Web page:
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Reopening Idaho: Who has authority in the process?

We looked into whether cities and counties have any legal authority to alter Gov. Brad Little's proposed four-phase plan to reopen the state.

BOISE, Idaho — On Tuesday Gov. Brad Little told KTVB that presently, the state appears to be on track to begin reopening businesses and the Gem State's economy on Friday, May 1. 

That is one day after the current statewide stay-at-home order is set to expire. 

A week ago, Little announced his four-phase plan to reopen the state in stages to try and prevent a large-scale outbreak of COVID-19 by opening up too quickly. 

Since the announcement of his plan, many Idahoans have wondered what, if any, authority individual cities or counties have to defy or differ from the governor's guidelines. 

According to former Idaho Attorney General David Leroy, the simple answer is counties and cities cannot go against an order from the governor. 

“A city and a county can’t either ignore the order or make more lenient orders under state law," he said. 

Leroy added that in some instances, "when necessary and appropriate," some cities could potentially make more stringent restrictions than what the state has in place. 

However, Leroy said in the case of the governor's four-phase plan, the keyword when it comes to authority is based on the word "order."

“Unless the so-called recommendations are adopted in some kind of order format or form, any violation of the recommendations would not necessarily carry a misdemeanor penalty and would therefore not necessarily be enforceable in the same way the quarantine order has been to date,” Leroy said. 

Basically, it depends on what the governor does next with his plan. If they stay as recommendations, cities and counties have more leeway. If the governor makes any or all parts of the plan an order, municipalities must follow that order. 

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KTVB also reached out to the Idaho Attorney General's Office about the question of authority for cities or counties.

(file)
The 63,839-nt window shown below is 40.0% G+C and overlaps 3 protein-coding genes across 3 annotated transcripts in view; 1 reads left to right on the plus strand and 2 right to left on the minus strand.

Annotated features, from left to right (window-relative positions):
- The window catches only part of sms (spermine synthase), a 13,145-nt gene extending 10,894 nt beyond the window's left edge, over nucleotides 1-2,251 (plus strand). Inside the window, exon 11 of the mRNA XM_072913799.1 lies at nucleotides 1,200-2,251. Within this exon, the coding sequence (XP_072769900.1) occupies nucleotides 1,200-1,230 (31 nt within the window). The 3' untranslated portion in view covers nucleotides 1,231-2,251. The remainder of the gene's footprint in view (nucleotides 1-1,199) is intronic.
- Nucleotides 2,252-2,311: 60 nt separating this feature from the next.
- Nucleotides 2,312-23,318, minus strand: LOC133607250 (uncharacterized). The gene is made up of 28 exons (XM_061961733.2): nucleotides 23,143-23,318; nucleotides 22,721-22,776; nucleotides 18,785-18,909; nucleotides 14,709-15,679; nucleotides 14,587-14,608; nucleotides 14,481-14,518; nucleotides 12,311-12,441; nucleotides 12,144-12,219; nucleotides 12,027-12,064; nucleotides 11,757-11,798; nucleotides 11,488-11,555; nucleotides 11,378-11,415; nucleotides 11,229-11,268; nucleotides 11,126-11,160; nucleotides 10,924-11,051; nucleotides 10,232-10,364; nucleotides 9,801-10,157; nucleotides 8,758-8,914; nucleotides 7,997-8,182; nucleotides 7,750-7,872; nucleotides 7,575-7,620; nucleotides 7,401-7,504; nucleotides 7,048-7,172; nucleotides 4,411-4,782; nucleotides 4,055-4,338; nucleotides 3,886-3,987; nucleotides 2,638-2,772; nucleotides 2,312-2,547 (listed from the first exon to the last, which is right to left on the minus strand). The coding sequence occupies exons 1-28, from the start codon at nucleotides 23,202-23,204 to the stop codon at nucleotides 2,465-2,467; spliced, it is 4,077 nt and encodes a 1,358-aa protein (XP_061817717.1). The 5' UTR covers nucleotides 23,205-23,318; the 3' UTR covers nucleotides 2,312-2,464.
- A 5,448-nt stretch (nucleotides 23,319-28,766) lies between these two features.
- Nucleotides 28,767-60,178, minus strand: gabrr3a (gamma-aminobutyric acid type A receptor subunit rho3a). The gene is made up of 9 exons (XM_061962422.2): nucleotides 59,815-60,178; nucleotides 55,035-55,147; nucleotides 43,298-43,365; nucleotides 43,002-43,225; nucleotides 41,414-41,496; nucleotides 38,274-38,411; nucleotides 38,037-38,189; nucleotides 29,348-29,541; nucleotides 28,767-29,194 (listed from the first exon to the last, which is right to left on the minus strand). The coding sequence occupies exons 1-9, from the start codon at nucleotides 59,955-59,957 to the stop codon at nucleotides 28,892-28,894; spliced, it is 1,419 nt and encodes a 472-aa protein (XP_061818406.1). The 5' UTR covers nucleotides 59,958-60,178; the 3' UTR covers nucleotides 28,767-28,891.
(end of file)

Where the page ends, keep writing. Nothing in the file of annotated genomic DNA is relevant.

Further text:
Though they could make no official comment, KTVB was given an analysis written by Idaho Deputy Attorney General Brian Kane. It was previously written in response to questions about the governor's constitutional authority after he issued the stay-at-home order. 

In the letter, Kane writes, "Supreme Executive Power is vested within the Governor under Article IV, § 5 of the Idaho Constitution..."

The letter goes on to reference that the process to issue orders, like the stay-at-home order, are found in Idaho Code. It cites specific statutes that grant the governor such authority. 

RELATED: Idaho health districts 'contact tracing' COVID-19 cases

The attorney general's office also referred KTVB to additional Idaho codes, including the section on martial law, which also grants the governor authority to issue orders and regulations in a state of emergency. 

That chapter reads in part:

"During a period of a state of extreme emergency, the governor shall have complete authority over all agencies of the state government, including all separate boards and commissions, and the right to exercise within the area or regions wherein the state of extreme emergency exists all police power vested in the state by the constitution and the laws of the state of Idaho. In the exercise thereof he is authorized to promulgate, issue and enforce rules, regulations and orders which he considers necessary for the protection of life and property."

Leroy said in his legal opinion, the governor has not yet directly declared martial law under his own authority. However, under state public health code, similar principles still apply. Leroy said his conclusion is still the same: if the governor makes the reopening plan an order, cities and counties would need to abide by it. 

Gov. Little is scheduled to hold a press conference on Idaho's next steps on Thursday, Apr. 30 at 11 a.m. KTVB will be streaming it live online on KTVB.COM and on our YouTube channel.

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